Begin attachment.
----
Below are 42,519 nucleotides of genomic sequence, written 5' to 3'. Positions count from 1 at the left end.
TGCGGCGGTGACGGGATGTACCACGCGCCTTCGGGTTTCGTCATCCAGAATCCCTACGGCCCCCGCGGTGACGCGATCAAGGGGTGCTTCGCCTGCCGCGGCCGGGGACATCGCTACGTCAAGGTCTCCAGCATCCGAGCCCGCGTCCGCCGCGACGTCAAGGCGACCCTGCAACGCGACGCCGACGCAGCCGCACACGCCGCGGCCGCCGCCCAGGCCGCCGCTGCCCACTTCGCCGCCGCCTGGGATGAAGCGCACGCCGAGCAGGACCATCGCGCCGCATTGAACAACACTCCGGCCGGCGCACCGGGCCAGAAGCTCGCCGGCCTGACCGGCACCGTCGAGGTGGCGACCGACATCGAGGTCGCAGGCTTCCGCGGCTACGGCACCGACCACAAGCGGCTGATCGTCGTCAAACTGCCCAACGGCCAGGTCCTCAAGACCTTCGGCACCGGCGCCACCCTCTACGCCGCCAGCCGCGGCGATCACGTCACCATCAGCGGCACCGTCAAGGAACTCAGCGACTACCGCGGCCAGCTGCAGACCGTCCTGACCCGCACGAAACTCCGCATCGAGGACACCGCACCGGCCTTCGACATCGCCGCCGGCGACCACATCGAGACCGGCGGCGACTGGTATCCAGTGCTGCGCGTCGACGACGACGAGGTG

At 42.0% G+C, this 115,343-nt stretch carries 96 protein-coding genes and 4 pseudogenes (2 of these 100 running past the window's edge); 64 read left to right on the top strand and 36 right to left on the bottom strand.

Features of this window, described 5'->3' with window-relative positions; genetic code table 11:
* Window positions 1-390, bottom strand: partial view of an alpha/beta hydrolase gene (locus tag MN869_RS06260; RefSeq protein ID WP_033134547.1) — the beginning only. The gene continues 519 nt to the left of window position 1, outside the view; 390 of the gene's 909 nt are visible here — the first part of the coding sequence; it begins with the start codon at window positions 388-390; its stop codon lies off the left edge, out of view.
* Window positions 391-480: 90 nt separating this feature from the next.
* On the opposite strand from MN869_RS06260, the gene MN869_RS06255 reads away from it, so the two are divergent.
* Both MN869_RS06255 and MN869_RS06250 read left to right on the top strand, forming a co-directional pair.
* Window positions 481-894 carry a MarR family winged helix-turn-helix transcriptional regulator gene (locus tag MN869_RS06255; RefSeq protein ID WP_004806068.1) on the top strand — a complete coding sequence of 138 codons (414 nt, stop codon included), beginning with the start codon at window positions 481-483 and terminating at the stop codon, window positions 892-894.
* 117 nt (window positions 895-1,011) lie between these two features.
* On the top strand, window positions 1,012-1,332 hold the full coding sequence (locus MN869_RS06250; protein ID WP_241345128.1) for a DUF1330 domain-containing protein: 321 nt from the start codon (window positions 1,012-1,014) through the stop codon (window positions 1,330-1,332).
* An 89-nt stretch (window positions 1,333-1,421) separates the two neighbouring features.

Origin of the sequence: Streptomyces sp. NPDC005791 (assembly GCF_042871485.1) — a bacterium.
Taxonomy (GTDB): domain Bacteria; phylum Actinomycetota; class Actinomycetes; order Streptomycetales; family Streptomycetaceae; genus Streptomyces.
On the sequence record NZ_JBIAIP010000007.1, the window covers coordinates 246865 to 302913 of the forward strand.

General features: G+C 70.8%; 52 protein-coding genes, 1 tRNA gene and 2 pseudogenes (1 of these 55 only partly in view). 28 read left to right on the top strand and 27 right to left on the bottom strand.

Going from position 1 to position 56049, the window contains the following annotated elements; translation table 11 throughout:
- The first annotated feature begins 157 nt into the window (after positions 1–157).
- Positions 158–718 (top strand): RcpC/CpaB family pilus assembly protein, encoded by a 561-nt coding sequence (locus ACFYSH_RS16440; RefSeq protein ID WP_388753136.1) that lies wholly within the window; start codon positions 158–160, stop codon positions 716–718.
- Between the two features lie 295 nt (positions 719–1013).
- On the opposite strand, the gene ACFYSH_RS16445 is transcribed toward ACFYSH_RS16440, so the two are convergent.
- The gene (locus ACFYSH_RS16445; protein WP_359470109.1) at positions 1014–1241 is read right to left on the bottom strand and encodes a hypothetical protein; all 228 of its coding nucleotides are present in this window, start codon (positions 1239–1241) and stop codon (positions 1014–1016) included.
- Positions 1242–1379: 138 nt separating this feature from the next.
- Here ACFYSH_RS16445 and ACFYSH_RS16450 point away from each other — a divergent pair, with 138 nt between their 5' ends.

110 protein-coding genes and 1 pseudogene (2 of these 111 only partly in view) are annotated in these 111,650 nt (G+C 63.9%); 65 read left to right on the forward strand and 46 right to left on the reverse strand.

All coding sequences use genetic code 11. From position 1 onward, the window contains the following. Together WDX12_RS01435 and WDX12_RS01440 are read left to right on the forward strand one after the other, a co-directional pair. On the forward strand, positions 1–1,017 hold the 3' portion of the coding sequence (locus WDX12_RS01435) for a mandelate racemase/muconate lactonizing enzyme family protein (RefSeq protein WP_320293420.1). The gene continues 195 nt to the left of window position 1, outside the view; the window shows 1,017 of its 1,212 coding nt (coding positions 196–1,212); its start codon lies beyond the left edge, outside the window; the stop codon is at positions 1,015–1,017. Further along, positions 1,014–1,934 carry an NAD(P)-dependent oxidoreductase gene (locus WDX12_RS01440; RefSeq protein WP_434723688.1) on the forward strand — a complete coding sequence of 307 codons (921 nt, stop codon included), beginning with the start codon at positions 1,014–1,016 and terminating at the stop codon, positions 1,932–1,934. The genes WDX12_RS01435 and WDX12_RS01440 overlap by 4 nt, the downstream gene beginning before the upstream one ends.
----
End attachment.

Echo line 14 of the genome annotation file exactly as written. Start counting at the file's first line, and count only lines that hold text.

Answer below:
Taxonomy (GTDB): domain Bacteria; phylum Actinomycetota; class Actinomycetes; order Streptomycetales; family Streptomycetaceae; genus Streptomyces.